Who are we?
Based in both Manchester and North Wales, Discover the Wild is a natural history company that provides services from foraging events, species identification workshops, wildlife photography tours, one-to-ones and creating foraged drinks and products. No matter what your experience, from complete beginners to more serious wildlife enthusiasts we can offer something for you and cater for your needs.
Meet the Team
David Winnard created Discover the Wild whose background in wildlife started when he was 5. His Grandma use to encourage him to find mushrooms and he would get 1p if it was common, 2p if it was uncommon and 5p if it was rare, these treasure hunts into the woodlands around his native Rochdale taught him about identification and foraging. Since then David went on to gain a first class honours degree in wildlife photography before starting Discover the Wild where his aim was to share his passion for identifying species and to help people forage safely and sustainable for wild foods.
David Winnard is one of the most respected foragers and naturalists in the North of England, having worked with and for organisations including the BBC, RSPB, Lancashire Wildlife Trust, City of Trees, Groundwork, Brockholes as well as many local councils, groups and organsisations. He also works closely with a number of gin companies helping them use wild plants and fungi in their drinks.
Lauren Hough led her first workshop with us in 2017. Specialising in finding fungi she is a great asset to have on a walk and has discovered new species of fungi to Wales as well as finding other rarely reported species.
Lauren has a real passion for birds, which is a good thing for someone who is a bird keeper at a leading zoo, during the autumn she doesn't know whether to look down for fungi or up for birds! She also gained a degree in Wildlife Photography and still likes to capture images of some of the species she encounters.
Discover the Wild has been leading foraging events for over 15 years. We offer a range of seasonal foraging workshops which helps you look at the plants and fungi on your doorstep, how to safely identify them, if they are edible, medicinal or poisonous and also how they fit in to the larger eco-system. We like to get hands on with the stuff we find, so expect to be nibbling on the tastier wild food you find as we walk around. David Winnard, one of the most respected foragers and naturalists in the North of England and North Wales, will guide you into the world of wild food and natural history. We believe in re-connecting people with the countryside and showing natures amazing beauty and how each species is connected to another.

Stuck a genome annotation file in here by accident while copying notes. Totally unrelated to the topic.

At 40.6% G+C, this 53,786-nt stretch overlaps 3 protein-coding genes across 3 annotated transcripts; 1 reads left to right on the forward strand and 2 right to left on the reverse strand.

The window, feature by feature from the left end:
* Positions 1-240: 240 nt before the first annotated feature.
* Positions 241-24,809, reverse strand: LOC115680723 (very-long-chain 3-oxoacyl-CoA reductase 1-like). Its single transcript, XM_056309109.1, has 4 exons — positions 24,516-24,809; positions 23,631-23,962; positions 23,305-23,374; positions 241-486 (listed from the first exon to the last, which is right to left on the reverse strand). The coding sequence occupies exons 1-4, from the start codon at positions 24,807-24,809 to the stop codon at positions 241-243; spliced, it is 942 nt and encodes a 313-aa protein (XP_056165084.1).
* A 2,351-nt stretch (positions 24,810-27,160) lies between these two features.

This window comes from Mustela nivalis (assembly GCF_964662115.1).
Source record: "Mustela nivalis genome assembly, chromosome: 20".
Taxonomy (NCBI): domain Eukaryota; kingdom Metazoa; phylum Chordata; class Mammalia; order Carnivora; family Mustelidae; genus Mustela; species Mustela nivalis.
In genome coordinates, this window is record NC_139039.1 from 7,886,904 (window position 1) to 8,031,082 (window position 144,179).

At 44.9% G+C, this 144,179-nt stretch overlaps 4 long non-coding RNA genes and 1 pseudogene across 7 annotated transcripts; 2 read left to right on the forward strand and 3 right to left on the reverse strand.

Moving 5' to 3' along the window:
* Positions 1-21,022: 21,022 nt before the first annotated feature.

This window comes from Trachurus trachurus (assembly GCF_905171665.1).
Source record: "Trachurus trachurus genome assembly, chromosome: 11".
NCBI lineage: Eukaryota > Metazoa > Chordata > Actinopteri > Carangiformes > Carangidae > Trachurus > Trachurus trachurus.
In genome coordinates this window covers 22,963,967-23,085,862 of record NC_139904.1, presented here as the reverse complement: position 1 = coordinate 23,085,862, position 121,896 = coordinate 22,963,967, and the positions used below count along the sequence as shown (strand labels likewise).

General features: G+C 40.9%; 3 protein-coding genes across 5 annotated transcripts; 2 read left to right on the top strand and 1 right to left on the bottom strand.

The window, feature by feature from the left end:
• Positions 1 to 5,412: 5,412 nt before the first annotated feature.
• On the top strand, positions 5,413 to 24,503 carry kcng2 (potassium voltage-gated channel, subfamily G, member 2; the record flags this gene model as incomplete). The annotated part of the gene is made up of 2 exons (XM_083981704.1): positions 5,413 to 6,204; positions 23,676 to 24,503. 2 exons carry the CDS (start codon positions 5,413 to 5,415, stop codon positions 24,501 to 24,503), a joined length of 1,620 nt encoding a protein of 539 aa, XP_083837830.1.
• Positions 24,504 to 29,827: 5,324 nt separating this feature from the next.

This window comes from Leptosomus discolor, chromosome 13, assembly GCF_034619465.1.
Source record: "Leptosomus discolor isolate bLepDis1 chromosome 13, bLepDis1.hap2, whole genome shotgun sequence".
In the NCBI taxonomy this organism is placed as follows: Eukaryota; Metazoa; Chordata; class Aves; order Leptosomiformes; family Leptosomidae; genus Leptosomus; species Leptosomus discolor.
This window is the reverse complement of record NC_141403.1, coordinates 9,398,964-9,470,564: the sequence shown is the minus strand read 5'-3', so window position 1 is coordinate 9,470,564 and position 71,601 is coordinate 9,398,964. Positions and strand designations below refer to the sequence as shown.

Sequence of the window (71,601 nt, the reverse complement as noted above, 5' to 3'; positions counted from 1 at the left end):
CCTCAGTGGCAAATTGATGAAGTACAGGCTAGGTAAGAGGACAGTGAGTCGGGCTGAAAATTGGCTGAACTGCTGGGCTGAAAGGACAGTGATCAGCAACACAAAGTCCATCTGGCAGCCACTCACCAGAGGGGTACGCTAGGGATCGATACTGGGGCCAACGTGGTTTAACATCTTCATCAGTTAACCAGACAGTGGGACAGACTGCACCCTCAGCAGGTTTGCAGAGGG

We also believe that by working with nature we can create a generation of people who understand that by looking after our wildlife in our local area, then nature can also take care of us in the source of food, drink, habitat management, flood defence and even our own health.
In the Media
David has appeared on BBC Autumnwatch discussing mushrooms and fungi as well as appearing frequently on 'That's TV Manchester' and Channel M. David is also regularly on the radio and has contributed to BBC Radio Manchester and BBC Radio Lancashire.
He currently writes monthly foraging articles for Home Farmer magazine and has written monthly articles for Lancashire Walks & Wildlife and Yorkshire Walks & Wildlife. He has been published in other magazines such as BBC Countyfile, Birdwatching, Bird Watch, BBC Wildlife Magazine, The Times, The Guardian, The Express and Outdoor Photography to name a few.
David's images are repesented by a number of stock libraries including Getty and The Garden Collection. His natural history images have been published on six continents in 52 countries.
If you would like David to write an article on foraging, birdwatching or nature in general and please contact him direct at .
We take great pride in the recording of wildlife. We encounter hundreds of different species of fungi, plant, moth, bird and mammals on a weekly basis and we monitor what we find as much as possible. The records of wildlife we see are entered in to the Discover the Wild database and helps us achieve a number of things;
1) We analyse the data to see when the peak periods are for certain species of fungi and plants and this helps us choose the optimum dates for our foraging events, making sure you see as much as possible.
2) The database is shared with other organisations to help protect species and habitats, we have a close working relationship the Greater Manchester Local Record Centre (GMLRC) who use our data to asses sites for Site of Biological Importance (SBI's) status as well as helping to conserve species in decline.
3) It is just good practice, we love the wildlife we encounter and want to share it with others, only by knowing what species are around and if they need our help can we help protect the enviroment.